Chad Roberts (L), Tuleyome, Mary Huffman (C), The Nature Conservancy
and Fire Learning Network, Don Amador (R) Quiet Warrior Racing/BRC
As many of you know, QWR is a strong supporter of the collaborative process as it relates to forest health and recreation planning efforts. OHVers are now an important stakeholder in public land management decision-making. That hasn’t always been the case!
According to the 2008 Off-Highway Vehicle Recreation in the United States and its Regions and States: An Update National Report from the National Survey on Recreation and the Environment (NSRE) in 1960, when the first U.S. National Recreation Survey was done for the Outdoor Recreation Resources Review Commission, off-highway motorized recreation was not included as a recreational activity. There were, of course, many people who rode motorcycles on back country trails and used 4-wheel-drive vehicles (such as jeeps) to gain access to the back country, with and without roads. But there was no recognition of off-highway motorized recreation (then referred to as off-road driving) as a population-wide outdoor activity and the use levels were modest. However, OHV use is now recognized as one of the faster growing outdoor activities.
Earlier today, I was given the opportunity (as an OHV stakeholder) to give a presentation on “Collaborative Engagement in Land Use Management to Meet Recreational Needs and Other Nontraditional Objectives” at the 43rd Natural Areas Conference at U.C. Davis, California.
There were 7 presentations as part of the Organized Session entitled- “Science and Collaborative Action: Addressing Climate Change, Disturbance, and Restoration in California’s Northern Coast Range and Beyond.”
The important role that collaboration plays or should play in modern land management planning (forest health/fuel/timber projects, private land forestry and conservation efforts, forest plan revisions, mobilizing local and elected official support for projects and legislative initiatives, forest collaboratives such as FireScape Mendocino, motorized and non-motorized recreational trails, etc.) was highlighted by the speakers.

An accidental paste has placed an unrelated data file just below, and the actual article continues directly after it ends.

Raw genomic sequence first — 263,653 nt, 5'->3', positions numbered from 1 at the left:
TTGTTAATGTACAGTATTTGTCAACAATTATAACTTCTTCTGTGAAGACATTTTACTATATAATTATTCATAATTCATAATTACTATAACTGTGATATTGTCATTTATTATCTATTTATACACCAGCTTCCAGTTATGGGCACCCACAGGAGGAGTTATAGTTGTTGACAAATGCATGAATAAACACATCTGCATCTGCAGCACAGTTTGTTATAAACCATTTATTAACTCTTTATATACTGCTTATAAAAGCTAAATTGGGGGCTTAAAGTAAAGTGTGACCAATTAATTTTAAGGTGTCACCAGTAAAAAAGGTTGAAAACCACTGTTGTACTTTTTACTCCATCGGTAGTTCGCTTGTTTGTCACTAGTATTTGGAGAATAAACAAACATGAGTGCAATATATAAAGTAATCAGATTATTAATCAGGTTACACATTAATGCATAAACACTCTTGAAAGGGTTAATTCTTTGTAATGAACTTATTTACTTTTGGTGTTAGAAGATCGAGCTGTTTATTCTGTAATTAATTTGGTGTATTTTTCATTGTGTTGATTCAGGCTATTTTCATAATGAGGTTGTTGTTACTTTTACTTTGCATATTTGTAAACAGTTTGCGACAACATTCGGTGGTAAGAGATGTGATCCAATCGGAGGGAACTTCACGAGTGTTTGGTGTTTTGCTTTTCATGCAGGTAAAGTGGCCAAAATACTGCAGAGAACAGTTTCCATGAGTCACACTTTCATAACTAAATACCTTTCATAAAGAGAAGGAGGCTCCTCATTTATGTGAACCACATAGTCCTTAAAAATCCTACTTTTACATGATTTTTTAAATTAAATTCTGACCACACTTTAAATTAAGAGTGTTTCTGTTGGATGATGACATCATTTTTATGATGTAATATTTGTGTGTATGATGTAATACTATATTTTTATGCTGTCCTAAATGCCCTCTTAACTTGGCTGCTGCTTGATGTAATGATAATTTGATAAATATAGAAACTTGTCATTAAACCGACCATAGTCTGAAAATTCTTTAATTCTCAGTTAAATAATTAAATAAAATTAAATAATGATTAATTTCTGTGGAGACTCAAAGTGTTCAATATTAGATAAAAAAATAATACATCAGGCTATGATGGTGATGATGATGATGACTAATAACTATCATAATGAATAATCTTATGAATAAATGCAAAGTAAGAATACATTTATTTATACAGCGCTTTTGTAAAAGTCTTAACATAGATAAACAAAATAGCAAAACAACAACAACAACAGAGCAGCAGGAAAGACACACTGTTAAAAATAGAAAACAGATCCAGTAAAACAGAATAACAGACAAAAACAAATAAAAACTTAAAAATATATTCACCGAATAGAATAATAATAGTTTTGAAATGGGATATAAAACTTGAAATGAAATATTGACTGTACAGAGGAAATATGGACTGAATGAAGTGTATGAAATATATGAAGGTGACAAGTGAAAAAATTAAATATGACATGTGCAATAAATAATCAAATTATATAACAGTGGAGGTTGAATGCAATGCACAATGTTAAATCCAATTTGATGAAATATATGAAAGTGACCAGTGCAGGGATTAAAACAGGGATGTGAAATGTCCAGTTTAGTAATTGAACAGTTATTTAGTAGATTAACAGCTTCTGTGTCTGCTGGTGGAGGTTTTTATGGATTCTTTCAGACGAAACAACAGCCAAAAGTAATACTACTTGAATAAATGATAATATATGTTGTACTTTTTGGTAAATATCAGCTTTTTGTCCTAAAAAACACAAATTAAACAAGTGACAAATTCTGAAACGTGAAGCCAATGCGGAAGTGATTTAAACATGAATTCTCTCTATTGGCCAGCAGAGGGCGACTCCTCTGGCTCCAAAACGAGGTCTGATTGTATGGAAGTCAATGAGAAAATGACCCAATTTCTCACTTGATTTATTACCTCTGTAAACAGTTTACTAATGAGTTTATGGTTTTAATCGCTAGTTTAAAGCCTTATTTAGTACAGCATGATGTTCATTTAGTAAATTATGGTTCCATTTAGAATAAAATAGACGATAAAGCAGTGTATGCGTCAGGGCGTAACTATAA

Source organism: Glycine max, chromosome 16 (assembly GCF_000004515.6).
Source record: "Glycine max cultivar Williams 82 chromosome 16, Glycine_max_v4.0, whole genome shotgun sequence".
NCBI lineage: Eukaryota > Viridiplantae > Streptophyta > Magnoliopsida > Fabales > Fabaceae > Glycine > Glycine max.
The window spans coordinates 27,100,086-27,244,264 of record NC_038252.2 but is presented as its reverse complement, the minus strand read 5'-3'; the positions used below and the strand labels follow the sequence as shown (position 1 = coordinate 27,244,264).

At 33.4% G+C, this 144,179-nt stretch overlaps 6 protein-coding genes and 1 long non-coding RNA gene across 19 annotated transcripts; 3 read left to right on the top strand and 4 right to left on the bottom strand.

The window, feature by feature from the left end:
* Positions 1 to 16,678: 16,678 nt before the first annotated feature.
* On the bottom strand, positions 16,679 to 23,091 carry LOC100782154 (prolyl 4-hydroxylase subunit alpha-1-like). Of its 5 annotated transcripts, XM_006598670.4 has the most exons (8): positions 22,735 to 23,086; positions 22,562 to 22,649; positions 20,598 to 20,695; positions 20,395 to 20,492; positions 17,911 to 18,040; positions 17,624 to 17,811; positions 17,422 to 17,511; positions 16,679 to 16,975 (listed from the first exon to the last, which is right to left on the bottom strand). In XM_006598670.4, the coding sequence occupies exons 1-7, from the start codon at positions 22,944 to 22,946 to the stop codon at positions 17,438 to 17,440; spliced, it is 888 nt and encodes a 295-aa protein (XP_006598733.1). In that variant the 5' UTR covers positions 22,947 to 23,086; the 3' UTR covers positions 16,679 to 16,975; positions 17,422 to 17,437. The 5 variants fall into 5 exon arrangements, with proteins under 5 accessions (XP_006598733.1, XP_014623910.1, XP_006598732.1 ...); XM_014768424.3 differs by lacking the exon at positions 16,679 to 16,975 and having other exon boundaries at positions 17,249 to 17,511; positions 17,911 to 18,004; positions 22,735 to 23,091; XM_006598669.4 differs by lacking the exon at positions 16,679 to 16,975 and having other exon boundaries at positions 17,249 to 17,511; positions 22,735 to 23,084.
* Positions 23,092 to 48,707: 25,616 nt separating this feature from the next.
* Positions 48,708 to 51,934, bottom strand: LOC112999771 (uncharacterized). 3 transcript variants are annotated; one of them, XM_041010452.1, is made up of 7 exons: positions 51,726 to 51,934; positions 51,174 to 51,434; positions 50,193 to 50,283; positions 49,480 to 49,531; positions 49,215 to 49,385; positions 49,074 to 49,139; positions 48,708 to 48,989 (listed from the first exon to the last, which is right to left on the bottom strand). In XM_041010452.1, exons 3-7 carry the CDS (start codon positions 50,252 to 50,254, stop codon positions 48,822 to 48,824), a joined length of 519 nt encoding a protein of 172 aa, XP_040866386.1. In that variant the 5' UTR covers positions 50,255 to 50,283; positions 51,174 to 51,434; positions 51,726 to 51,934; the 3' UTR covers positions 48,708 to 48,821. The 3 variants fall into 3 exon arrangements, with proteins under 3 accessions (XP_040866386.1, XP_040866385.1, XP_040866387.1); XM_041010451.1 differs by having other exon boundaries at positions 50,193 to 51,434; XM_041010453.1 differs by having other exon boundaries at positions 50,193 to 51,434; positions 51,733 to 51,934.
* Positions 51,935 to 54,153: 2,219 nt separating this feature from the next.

Again, QWR is committed to the collaborative process as a strategy to bring land agency staff, conservation groups, local government, other diverse stakeholders, and the trail-based recreation community together with a common goal of both protecting resources and providing a high-quality outdoor experience. This stakeholder process is centered on attending meetings and field trips where information is shared, values are appreciated, and relationships are formed.
QWR appreciates that federal land agencies have made a long-term commitment to a substantive stakeholder process on the front-end of the NEPA process. This is a much needed and welcome change from historic NEPA planning efforts where the agency had already made the decision and was simply going through the required public process as more or less of a formality.
The agency’s shift to investing more time up front in collaborative efforts also requires the recreation community (both motorized and non-motorized) to make a similar commitment to getting some skin-in-the-game by attending meetings and substantively engaging with agency planners, recreation staff, conservation groups, and other stakeholders.
QWR has an axiom that “The quality of your local FS/BLM trail recreation program is or will be directly proportional to the quality of your engagement with agency staff and other users.”
Now is the time for your club to appoint a designated representative(s) to attend local land use planning meetings and make that long-term commitment to help ensure that you and your family continues to have access to high quality trail-based recreational opportunities. Congrats to those clubs and individuals who have made that commitment. It is the future of OHV.
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*Don Amador is a Founding Core-Team Member of FireScape Mendocino